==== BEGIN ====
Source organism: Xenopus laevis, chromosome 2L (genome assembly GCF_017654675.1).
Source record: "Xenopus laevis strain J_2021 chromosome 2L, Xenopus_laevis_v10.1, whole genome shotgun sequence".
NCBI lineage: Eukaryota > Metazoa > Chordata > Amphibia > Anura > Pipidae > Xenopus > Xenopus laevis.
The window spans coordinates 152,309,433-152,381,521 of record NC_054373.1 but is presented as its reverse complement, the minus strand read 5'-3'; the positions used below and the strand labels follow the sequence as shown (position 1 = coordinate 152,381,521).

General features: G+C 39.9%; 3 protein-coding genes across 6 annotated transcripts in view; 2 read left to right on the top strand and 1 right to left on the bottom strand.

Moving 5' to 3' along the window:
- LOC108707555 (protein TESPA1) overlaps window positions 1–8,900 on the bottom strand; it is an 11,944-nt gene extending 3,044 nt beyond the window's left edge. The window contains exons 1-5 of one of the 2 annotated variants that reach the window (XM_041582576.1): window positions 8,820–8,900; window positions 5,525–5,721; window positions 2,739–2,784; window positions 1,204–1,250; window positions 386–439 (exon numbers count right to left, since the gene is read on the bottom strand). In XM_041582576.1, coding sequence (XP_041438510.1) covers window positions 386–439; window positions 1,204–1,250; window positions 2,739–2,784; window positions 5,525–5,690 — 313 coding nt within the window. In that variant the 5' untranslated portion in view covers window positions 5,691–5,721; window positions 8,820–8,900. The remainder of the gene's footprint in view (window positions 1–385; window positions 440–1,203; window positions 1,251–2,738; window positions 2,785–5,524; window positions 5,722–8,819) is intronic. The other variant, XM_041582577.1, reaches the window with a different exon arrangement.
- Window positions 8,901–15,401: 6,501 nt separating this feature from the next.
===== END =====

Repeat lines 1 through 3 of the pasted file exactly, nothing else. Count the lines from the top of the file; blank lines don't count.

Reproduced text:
Source organism: Xenopus laevis, chromosome 2L (genome assembly GCF_017654675.1).
Source record: "Xenopus laevis strain J_2021 chromosome 2L, Xenopus_laevis_v10.1, whole genome shotgun sequence".
NCBI lineage: Eukaryota > Metazoa > Chordata > Amphibia > Anura > Pipidae > Xenopus > Xenopus laevis.